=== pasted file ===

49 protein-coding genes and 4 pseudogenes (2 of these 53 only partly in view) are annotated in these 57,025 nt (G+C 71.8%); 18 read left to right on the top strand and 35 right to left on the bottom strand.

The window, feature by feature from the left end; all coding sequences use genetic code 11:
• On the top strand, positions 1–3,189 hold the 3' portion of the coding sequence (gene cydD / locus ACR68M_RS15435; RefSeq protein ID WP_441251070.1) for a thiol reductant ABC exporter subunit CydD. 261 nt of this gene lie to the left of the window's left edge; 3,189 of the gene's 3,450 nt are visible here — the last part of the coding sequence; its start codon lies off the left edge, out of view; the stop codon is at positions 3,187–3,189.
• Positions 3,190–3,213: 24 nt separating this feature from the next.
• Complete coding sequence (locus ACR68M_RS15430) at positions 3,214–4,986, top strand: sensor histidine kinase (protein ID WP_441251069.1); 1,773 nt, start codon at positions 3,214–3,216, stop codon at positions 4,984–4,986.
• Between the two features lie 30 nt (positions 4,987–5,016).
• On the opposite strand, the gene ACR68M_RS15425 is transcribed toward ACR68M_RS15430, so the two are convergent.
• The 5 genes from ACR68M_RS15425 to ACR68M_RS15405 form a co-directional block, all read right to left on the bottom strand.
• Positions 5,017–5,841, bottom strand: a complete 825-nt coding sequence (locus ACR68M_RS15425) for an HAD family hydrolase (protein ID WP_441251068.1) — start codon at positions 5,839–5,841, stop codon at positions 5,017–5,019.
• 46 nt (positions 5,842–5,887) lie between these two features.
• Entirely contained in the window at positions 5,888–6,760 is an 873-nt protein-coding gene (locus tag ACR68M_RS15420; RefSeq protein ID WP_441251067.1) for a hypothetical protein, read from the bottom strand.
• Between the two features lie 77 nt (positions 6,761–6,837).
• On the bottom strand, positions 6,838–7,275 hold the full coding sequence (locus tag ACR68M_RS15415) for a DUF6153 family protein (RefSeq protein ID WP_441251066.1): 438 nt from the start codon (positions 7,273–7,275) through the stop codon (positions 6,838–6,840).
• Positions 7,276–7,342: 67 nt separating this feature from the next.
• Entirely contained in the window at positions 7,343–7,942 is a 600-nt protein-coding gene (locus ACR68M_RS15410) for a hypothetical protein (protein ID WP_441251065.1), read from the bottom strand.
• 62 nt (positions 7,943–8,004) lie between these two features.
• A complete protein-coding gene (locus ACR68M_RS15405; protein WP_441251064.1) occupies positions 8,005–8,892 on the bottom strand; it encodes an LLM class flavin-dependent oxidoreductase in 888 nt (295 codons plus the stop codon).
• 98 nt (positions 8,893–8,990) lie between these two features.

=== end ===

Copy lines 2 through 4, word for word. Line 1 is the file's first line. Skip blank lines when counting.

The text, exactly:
The window, feature by feature from the left end; all coding sequences use genetic code 11:
• On the top strand, positions 1–3,189 hold the 3' portion of the coding sequence (gene cydD / locus ACR68M_RS15435; RefSeq protein ID WP_441251070.1) for a thiol reductant ABC exporter subunit CydD. 261 nt of this gene lie to the left of the window's left edge; 3,189 of the gene's 3,450 nt are visible here — the last part of the coding sequence; its start codon lies off the left edge, out of view; the stop codon is at positions 3,187–3,189.
• Positions 3,190–3,213: 24 nt separating this feature from the next.